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Page last updated at 19:26 GMT, Tuesday, 17 February 2009

Oil slick drifting to Irish coast

The oil was spotted near the Russian vessels, top left.
The oil was spotted near the Russian vessel, top left.

A large fuel oil slick thought to have leaked into the Celtic Sea during a Russian refuelling incident is heading to the coasts of Ireland and Wales.

The UK coastguard estimates up to 1,000 tonnes may be on the water, but Russia denies the spill is on that scale.

Irish coastguards said the spill, 50 miles (80km) off of west Cork, covered 2.8 miles by 3.1 miles around a Russian aircraft carrier and a tanker.

It was first spotted by aerial pollution surveillance on 14 February.

Samples from the spill have been taken for analysis, the Irish coastguard said, and the Russian Embassy has been asked by the Irish government to supply data about oil on its ships.

Aerial monitoring was still being carried out by Irish and British maritime agencies, reports said.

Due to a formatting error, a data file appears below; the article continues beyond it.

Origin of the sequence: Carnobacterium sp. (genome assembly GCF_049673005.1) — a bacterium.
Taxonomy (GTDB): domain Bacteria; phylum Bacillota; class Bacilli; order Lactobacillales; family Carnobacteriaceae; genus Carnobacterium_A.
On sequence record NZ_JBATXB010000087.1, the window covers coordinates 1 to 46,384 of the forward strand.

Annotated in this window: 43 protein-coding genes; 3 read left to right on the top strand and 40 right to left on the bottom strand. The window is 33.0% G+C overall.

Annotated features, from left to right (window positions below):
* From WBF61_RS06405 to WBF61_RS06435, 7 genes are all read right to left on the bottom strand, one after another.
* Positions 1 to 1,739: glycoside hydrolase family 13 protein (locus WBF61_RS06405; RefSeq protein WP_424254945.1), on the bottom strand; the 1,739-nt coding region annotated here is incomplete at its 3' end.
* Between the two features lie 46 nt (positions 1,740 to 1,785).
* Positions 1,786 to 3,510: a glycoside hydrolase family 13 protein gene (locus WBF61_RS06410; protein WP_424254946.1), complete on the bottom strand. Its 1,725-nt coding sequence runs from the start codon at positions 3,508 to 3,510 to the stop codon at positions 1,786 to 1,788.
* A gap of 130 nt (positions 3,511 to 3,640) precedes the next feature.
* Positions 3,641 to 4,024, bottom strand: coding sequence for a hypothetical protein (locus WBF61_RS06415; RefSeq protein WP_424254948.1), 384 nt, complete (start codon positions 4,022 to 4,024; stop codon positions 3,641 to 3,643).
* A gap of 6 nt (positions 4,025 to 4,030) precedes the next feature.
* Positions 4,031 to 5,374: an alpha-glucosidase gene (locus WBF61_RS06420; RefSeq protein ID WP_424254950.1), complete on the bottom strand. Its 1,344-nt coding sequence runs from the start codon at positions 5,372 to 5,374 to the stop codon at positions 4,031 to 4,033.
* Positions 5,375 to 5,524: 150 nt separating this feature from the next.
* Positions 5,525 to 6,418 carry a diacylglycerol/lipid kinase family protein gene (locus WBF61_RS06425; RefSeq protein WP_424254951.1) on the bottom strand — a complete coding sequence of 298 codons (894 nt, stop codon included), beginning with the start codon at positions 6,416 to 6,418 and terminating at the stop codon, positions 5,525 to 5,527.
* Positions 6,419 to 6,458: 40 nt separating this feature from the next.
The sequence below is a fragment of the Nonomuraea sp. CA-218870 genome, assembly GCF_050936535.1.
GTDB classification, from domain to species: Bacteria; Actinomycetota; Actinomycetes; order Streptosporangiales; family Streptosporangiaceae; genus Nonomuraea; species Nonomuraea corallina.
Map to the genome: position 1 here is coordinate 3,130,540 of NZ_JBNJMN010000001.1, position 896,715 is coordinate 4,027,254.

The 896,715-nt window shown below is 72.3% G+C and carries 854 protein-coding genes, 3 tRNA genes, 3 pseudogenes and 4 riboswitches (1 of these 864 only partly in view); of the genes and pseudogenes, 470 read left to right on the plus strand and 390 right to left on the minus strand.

The Russian navy said it was carrying out an internal investigation, but could not confirm how the oil came to surround its vessels or whether its refuelling operations had caused the spill.

There are two refuelling tankers, one aircraft carrier, one Russian tug, a Russian destroyer, a British destroyer and an Irish naval vessel in the area.

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Aerial footage of the oil slick off the south coast of Ireland

Tar balls

The Irish coastguard said the slick was breaking up and was spreading over a larger area and moving eastwards about 30 to 40 miles off the coast.

The majority of the oil is expected to remain on the surface, it said in a statement.

"The residual oil remaining is expected to develop into tar balls.

"Depending on weather conditions these may end up on the Irish south-east coast in approximately 16 days time and also impact on the Welsh coastline.

"At this point it is too early to predict accurate volumes."

Local authorities said they were preparing to deal with any oil which reached the shore, while a tug was being sent to the slick to see if the oil could be recovered at sea.

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